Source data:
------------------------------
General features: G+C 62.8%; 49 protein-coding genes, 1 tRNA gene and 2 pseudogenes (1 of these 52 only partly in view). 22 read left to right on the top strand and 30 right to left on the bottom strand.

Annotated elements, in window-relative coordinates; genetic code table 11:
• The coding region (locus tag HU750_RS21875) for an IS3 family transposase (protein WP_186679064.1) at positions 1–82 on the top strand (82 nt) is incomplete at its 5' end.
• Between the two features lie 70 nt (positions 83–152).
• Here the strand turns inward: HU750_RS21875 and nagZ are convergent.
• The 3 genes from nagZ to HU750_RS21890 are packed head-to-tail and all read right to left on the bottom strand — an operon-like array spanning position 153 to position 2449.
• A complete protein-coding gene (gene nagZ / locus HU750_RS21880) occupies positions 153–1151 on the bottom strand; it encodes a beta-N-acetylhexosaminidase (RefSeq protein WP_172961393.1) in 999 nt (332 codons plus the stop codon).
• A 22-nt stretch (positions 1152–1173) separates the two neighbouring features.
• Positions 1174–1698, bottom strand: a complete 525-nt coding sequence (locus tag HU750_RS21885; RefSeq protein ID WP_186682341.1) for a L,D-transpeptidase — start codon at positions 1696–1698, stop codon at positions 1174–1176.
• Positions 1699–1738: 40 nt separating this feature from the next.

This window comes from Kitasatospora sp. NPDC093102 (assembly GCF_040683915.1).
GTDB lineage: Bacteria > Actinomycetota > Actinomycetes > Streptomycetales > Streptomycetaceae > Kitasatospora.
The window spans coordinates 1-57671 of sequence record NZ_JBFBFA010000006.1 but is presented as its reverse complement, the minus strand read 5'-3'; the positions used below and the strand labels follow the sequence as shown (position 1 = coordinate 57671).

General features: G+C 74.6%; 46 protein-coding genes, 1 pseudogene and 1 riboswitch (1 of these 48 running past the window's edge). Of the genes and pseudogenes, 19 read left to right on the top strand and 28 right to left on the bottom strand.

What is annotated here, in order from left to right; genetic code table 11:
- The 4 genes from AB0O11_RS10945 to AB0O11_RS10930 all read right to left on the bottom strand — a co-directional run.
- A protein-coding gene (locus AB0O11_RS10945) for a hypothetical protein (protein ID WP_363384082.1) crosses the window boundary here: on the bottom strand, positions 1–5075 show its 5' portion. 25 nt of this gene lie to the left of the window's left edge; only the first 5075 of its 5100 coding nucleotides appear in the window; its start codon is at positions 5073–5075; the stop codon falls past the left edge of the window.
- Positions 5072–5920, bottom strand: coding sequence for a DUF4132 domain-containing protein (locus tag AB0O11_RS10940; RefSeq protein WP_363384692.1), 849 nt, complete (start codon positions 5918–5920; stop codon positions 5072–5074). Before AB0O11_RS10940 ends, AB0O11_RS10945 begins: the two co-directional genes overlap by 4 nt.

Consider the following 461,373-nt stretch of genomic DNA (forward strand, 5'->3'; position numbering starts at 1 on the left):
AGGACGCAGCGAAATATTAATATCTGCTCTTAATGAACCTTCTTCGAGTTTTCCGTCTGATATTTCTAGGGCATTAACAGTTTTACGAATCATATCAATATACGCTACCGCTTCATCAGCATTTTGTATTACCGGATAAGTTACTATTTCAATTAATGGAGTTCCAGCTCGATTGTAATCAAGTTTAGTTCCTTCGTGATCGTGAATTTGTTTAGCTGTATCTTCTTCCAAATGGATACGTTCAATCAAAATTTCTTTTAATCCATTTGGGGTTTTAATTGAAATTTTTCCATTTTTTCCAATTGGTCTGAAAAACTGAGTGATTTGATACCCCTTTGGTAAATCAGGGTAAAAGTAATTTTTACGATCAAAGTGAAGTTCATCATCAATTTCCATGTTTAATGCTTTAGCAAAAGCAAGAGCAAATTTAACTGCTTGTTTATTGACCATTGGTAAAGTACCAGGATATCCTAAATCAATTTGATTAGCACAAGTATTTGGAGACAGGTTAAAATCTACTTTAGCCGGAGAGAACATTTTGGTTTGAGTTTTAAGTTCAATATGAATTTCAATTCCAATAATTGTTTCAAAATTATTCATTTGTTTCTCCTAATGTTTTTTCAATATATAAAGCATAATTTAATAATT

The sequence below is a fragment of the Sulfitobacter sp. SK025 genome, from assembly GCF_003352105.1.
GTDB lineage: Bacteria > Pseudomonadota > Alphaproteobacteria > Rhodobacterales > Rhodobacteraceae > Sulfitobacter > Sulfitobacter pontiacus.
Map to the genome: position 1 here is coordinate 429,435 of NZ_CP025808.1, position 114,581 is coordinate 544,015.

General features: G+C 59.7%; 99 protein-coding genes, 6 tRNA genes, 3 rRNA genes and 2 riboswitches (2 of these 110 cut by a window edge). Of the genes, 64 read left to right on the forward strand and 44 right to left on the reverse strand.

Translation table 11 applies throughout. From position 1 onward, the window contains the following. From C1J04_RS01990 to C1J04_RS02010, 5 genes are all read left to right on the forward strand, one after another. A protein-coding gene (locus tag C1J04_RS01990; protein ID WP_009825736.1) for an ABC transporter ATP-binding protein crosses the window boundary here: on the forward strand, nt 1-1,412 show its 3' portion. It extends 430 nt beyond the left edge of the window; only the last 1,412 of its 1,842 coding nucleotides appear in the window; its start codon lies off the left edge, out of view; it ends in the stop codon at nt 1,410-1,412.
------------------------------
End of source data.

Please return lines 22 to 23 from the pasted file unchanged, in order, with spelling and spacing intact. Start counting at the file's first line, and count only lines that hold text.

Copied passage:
GTDB lineage: Bacteria > Pseudomonadota > Alphaproteobacteria > Rhodobacterales > Rhodobacteraceae > Sulfitobacter > Sulfitobacter pontiacus.
Map to the genome: position 1 here is coordinate 429,435 of NZ_CP025808.1, position 114,581 is coordinate 544,015.